Lynn Baby boomers face crisis in parent care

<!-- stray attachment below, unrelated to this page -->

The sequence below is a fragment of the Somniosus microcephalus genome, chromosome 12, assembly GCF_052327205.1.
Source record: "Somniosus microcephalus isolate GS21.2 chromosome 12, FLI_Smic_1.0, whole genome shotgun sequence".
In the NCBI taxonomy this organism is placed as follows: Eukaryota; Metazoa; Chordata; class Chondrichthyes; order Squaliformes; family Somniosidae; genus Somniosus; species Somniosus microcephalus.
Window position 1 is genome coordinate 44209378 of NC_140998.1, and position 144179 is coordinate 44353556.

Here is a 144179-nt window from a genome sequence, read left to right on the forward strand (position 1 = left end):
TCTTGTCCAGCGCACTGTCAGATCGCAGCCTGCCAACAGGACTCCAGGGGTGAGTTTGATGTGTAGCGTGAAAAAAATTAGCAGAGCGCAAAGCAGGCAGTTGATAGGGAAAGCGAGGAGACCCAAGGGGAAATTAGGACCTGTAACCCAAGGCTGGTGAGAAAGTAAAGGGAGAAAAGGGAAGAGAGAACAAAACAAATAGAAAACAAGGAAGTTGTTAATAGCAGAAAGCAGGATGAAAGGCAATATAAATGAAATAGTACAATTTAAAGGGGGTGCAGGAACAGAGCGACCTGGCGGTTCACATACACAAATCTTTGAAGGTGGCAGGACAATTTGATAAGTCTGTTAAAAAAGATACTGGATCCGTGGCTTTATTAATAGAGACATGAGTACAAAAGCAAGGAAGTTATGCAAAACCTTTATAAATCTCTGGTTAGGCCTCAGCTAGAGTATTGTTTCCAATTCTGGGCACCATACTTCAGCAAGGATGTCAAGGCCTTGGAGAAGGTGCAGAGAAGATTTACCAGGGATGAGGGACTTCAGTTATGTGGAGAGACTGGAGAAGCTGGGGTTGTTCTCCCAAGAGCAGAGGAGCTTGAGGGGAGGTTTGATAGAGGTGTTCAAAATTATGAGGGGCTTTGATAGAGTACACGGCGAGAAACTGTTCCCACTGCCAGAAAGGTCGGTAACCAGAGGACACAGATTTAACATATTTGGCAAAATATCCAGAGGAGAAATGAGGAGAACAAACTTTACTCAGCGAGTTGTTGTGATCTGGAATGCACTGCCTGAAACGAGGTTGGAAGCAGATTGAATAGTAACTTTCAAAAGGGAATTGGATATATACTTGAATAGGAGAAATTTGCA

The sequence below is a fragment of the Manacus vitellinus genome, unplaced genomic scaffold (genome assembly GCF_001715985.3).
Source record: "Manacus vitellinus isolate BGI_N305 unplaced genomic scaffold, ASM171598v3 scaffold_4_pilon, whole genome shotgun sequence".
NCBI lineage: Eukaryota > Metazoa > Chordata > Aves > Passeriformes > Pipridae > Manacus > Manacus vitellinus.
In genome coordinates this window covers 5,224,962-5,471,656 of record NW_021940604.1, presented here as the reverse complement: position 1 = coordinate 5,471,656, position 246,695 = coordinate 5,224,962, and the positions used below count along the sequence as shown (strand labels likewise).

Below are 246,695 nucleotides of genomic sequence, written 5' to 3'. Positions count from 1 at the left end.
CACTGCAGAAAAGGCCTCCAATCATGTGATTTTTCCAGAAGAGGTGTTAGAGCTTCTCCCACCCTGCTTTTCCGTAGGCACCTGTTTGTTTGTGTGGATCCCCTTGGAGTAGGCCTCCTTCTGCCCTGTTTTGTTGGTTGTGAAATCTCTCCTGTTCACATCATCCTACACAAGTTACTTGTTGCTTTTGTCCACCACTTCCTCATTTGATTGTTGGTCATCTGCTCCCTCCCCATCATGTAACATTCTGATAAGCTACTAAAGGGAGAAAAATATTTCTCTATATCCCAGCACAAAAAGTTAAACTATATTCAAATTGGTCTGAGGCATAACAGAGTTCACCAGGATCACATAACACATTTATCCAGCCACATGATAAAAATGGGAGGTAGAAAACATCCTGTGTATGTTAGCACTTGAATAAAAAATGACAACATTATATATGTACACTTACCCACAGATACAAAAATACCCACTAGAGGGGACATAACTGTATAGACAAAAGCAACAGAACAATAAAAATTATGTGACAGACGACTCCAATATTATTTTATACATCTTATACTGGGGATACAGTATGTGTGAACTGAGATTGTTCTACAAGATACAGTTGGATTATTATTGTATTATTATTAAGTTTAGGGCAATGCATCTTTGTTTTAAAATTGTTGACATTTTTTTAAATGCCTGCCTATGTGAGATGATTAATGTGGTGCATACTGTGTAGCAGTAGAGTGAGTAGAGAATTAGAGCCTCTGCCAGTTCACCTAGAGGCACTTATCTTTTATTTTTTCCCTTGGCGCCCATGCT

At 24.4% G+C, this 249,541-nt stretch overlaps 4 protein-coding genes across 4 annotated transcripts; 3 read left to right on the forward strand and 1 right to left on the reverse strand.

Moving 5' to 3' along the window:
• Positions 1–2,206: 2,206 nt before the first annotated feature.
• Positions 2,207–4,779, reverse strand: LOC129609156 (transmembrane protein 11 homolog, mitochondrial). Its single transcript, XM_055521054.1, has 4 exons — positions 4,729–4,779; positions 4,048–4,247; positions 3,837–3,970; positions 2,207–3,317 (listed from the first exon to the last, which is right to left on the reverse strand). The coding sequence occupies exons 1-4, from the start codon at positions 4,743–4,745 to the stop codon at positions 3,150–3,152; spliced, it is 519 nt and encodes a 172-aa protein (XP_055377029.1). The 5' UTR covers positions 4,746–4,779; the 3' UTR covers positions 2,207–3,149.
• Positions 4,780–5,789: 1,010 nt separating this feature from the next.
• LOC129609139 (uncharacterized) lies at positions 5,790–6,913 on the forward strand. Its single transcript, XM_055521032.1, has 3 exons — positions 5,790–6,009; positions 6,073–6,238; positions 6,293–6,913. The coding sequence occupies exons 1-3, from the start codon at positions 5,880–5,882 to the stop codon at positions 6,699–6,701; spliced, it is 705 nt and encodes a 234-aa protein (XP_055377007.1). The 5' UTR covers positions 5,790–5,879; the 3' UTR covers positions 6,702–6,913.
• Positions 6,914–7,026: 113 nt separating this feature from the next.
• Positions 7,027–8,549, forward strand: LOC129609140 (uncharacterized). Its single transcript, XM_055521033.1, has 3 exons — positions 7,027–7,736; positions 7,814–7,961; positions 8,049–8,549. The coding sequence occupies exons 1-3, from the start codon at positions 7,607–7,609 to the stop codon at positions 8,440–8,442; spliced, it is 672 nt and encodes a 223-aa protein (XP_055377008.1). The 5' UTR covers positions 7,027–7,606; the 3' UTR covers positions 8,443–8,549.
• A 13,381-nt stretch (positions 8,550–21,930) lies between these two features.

LYNN – The Baby Boomer generation is feeling the squeeze, in many cases bringing up children who are nearing adulthood while caring for aging parents at the same time.But options for cutting down on stress are available, according to the U.S. Administration on Aging, which has designated May as “Older Americans Month” for the past 44 years.The government agency wants Baby Boomers ? those Americans now between their mid-50s and late-60s ? to consider professional-care facilities. After all, many Americans are living longer and for Baby Boomers, and that translates to continuing responsibilities.Just how old is the U.S. population?The Administration on Aging notes that about one in every eight Americans, or 12.4 percent, is a senior citizen. People age 65 have an average life expectancy of an additional 18.4 years, which means many of these senior citizens will live well into their 80s.Further, most of these older Americans have at least one chronic medical condition, and many have multiple conditions. For example, 49 percent suffer from hypertension, 31 percent have heart disease, and 15 percent are diagnosed with diabetes.Medical problems aren’t the only obstacles to healthy living in the golden years. Nearly 11 percent of older Americans live below the poverty line, and half of women age 75 or older live alone, without a caregiver in the house.The situation isn’t likely to abate any time soon, considering that by the year 2030, the over-65 population will have more than doubled.”By 2030, one in five Americans will be a senior citizen. That’s a lot of people,” said Jeanne Leydon, director of client services for Greater Lynn Senior Services (GLSS). “For the first time in the history of civilization there will be more older people worldwide than younger.”According to Leydon, those senior citizens will live longer and healthier and, perhaps more importantly, will want to remain at home. “So what you have is a cresting swell of all these different programs to address these changing times,” she said. “In the past, people often went from nursing home to hospice, and hospice came a long way as a result. But now there are creative services to help people at home.”Statistics show a marked decrease in the number of days the average older person spends in a nursing home, said Leydon, who attributes some of that decline to the Equal Choice legislation adopted in Massachusetts two year ago.”You can spend money on long-term care in a nursing home or you can put the money back into the community,” she said. “In Oregon, Minnesota and Maine they’ve done this and they are actually saving money.”Leydon explained that while some people need care 24-7, they are in the minority. “You have very few of those people compared to the greater number who only want somebody who can come into their home, deliver a meal, make the bed, mop the floor, help them out of the tub or do some of the little things. Maybe it’s going shopping with them, or something as simple as chopping carrots because the person has arthritis and can’t do it. These people balance off the ones who need 24-7 care,” she said. “Because of the Equal Choice, Massachusetts hopes to save $135 million over five years, starting from the time the bill was passed.”In Massachusetts, more than 10,400 people are being kept at home instead of in nursing homes as a result of the legislation, she said, adding, “At GLSS, we have 525 people clinically eligible to be in nursing homes, but they are at home because of services we put in place for them. It’s the little things that make the difference.”Massachusetts is also moving toward acceptance of a program that would reimburse sons and daughters who care for their parents, she said.Stephen Neff, chief executive officer for the Jewish Rehabilitation Center (JRC) of the North Shore, said some Baby Boomers supplement family-member care by using professional caregivers.”Others turn to outside help for most care when logistics, geography, work schedules or e

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